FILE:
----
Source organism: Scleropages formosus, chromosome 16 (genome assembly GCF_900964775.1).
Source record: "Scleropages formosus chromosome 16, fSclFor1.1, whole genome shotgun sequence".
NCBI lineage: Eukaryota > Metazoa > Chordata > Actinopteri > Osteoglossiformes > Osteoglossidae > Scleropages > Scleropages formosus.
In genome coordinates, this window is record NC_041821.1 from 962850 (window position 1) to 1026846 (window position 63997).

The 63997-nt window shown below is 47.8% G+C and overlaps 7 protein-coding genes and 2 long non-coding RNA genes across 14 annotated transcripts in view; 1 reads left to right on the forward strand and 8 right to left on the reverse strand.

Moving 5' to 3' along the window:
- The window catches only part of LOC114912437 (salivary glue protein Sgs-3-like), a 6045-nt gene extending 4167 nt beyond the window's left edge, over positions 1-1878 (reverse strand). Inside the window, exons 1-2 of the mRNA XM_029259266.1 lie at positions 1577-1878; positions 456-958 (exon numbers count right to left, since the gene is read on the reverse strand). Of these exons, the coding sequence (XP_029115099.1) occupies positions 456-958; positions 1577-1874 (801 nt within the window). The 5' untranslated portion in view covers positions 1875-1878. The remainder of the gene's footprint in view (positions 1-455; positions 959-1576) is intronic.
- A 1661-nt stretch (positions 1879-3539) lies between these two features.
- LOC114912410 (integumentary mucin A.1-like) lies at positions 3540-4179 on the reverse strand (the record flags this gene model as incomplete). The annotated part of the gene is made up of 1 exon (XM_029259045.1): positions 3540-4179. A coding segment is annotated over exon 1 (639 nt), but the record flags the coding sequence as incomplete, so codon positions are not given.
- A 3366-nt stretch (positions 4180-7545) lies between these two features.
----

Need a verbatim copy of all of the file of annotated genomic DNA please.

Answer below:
Source organism: Scleropages formosus, chromosome 16 (genome assembly GCF_900964775.1).
Source record: "Scleropages formosus chromosome 16, fSclFor1.1, whole genome shotgun sequence".
NCBI lineage: Eukaryota > Metazoa > Chordata > Actinopteri > Osteoglossiformes > Osteoglossidae > Scleropages > Scleropages formosus.
In genome coordinates, this window is record NC_041821.1 from 962850 (window position 1) to 1026846 (window position 63997).

The 63997-nt window shown below is 47.8% G+C and overlaps 7 protein-coding genes and 2 long non-coding RNA genes across 14 annotated transcripts in view; 1 reads left to right on the forward strand and 8 right to left on the reverse strand.

Moving 5' to 3' along the window:
- The window catches only part of LOC114912437 (salivary glue protein Sgs-3-like), a 6045-nt gene extending 4167 nt beyond the window's left edge, over positions 1-1878 (reverse strand). Inside the window, exons 1-2 of the mRNA XM_029259266.1 lie at positions 1577-1878; positions 456-958 (exon numbers count right to left, since the gene is read on the reverse strand). Of these exons, the coding sequence (XP_029115099.1) occupies positions 456-958; positions 1577-1874 (801 nt within the window). The 5' untranslated portion in view covers positions 1875-1878. The remainder of the gene's footprint in view (positions 1-455; positions 959-1576) is intronic.
- A 1661-nt stretch (positions 1879-3539) lies between these two features.
- LOC114912410 (integumentary mucin A.1-like) lies at positions 3540-4179 on the reverse strand (the record flags this gene model as incomplete). The annotated part of the gene is made up of 1 exon (XM_029259045.1): positions 3540-4179. A coding segment is annotated over exon 1 (639 nt), but the record flags the coding sequence as incomplete, so codon positions are not given.
- A 3366-nt stretch (positions 4180-7545) lies between these two features.